Photoelectric Effect

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VanessaZhu2L
Posts: 86
Joined: Wed Sep 30, 2020 9:44 pm

Photoelectric Effect

Postby VanessaZhu2L » Thu Oct 15, 2020 5:42 pm

Hi! Can someone explain this?
Light hits a sodium metal surface and the velocity of the ejected electron is 6.61 x 105 m.s-1. The work function for sodium is 150.6 kJ.mol-1.
Answer the following three questions.
A. What is the kinetic energy of the ejected electron?
B. How much energy is required to remove an electron from one sodium atom?
C. What is the frequency of the incident light on the sodium metal surface?

Halle Villalobos 3E
Posts: 85
Joined: Wed Sep 30, 2020 9:52 pm

Re: Photoelectric Effect

Postby Halle Villalobos 3E » Thu Oct 15, 2020 6:00 pm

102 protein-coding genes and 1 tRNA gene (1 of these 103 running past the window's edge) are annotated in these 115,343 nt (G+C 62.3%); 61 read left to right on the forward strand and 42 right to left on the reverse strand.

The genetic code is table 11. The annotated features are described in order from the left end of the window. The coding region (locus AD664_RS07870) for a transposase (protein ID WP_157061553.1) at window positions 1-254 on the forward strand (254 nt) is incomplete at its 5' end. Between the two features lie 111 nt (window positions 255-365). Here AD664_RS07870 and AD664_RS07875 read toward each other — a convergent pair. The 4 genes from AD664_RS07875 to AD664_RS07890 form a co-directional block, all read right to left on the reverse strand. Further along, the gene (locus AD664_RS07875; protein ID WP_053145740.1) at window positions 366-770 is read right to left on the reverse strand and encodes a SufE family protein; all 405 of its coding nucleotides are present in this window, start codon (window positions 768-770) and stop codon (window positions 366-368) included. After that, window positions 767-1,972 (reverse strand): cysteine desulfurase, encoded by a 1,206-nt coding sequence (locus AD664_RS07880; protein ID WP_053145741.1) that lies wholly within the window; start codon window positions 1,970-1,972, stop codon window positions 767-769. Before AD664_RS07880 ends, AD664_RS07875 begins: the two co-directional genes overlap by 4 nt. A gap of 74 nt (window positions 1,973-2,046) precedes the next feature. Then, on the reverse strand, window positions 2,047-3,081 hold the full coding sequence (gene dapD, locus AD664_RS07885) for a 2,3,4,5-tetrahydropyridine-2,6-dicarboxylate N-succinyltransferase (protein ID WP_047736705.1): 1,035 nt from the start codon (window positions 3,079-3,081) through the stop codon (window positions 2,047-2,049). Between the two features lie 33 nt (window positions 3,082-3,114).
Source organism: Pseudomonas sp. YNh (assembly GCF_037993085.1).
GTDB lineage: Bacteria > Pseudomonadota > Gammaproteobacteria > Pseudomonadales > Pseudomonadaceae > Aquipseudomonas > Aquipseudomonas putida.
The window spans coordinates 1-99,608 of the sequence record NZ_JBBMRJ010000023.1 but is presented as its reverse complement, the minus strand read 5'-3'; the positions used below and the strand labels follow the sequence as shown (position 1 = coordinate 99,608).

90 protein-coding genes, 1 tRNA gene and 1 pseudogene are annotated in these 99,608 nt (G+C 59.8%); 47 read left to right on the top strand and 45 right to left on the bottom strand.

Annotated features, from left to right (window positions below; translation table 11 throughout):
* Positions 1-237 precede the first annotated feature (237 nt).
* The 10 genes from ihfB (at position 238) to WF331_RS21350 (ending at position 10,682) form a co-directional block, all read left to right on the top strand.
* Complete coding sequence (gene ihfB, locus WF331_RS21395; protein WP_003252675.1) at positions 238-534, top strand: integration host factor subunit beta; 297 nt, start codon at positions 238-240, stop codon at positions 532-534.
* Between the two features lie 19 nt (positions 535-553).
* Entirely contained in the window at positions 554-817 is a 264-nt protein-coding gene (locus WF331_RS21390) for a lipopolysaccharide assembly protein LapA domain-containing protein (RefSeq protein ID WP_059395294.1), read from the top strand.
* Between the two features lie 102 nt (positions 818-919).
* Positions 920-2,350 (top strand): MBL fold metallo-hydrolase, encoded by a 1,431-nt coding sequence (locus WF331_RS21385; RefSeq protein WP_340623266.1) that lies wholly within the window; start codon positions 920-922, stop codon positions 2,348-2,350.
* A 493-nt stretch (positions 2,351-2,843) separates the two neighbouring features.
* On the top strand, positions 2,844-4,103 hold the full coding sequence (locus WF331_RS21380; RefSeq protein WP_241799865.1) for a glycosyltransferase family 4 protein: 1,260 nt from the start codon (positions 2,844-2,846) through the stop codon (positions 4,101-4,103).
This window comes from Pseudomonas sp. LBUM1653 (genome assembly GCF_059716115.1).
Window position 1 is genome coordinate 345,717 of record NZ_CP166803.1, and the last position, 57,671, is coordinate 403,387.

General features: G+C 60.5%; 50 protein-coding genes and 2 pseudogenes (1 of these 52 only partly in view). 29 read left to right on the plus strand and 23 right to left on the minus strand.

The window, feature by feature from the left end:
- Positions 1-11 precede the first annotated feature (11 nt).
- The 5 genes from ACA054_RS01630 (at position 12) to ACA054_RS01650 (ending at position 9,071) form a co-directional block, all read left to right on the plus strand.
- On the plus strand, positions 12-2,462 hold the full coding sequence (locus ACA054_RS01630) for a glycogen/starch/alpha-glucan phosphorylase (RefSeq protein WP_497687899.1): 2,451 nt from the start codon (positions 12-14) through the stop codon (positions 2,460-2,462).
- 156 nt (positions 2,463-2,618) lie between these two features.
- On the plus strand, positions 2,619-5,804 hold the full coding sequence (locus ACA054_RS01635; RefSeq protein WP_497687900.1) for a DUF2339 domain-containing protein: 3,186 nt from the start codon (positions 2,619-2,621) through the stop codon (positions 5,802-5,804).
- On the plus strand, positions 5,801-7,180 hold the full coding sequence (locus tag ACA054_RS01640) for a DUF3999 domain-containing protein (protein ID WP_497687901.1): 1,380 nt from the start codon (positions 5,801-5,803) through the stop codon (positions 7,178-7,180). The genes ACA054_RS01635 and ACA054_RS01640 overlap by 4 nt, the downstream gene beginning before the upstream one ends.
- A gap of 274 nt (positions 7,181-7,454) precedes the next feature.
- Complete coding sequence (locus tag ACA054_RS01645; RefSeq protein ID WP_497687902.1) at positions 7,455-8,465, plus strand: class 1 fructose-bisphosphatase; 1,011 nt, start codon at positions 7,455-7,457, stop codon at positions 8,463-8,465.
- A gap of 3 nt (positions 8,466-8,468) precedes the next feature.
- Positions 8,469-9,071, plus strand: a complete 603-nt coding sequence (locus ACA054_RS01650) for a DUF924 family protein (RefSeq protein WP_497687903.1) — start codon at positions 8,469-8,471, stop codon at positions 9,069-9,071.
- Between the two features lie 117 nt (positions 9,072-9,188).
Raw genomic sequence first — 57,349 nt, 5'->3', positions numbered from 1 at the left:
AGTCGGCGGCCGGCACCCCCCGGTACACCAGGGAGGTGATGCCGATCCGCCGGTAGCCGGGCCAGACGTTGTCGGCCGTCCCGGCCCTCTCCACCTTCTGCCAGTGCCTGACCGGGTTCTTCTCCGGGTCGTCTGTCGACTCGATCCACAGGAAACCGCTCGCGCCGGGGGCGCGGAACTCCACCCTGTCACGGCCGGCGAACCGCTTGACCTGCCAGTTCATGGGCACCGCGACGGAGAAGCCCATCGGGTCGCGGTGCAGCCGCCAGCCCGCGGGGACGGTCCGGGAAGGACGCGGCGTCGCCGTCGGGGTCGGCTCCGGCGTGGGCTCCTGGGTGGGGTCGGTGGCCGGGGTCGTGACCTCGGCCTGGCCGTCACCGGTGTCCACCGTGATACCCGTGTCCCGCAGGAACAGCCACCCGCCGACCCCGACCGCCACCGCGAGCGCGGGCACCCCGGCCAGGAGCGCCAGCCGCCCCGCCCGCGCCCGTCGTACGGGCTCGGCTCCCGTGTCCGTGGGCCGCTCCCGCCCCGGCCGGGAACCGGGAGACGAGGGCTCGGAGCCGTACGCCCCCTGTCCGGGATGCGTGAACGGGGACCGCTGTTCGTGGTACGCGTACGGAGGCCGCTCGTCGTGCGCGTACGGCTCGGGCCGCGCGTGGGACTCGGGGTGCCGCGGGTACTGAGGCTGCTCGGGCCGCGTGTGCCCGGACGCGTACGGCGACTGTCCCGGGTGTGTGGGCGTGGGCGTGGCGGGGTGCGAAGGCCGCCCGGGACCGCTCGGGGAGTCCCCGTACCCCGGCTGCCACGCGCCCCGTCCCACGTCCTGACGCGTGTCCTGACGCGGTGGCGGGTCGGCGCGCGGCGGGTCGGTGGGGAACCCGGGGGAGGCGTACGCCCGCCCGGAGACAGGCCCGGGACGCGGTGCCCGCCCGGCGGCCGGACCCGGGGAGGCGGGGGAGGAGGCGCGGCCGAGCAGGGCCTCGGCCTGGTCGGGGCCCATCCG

For part A, use Ek =(1/2)mv^2. The mass for an electron is 9.11*10^(-31) kg.
For part B, you would divide the work function by Avogadro's constant since the units for work function are (kJ/mol)
For part C, you would divide the sum of the kinetic energy and workfunction by Planck's constant

Marisa Gaitan 2D
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Joined: Wed Sep 30, 2020 9:47 pm
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Re: Photoelectric Effect

Postby Marisa Gaitan 2D » Thu Oct 15, 2020 6:03 pm

For A you need to use Ek = 1/2 mv^2 where m is mass of an electron and v is velocity. Then for B you need to take the work function and divide by avogadro's number since it is asking for energy per sodium atom. Finally for C, I believe you would use E=hv to find the frequency.

Jiapeng Han 1C
Posts: 85
Joined: Wed Sep 30, 2020 9:50 pm

Re: Photoelectric Effect

Postby Jiapeng Han 1C » Thu Oct 15, 2020 9:12 pm

For part A: kinetic energy is just Ek=1/2 m v^2
For part B: note the unit here--Kj/mol, so you need to divide the work function by the Avogadro's constant, and the unit should be Jk
For part C: firstly you add work function and kinetic energy together. Then you divide the sum by the Planck constant.


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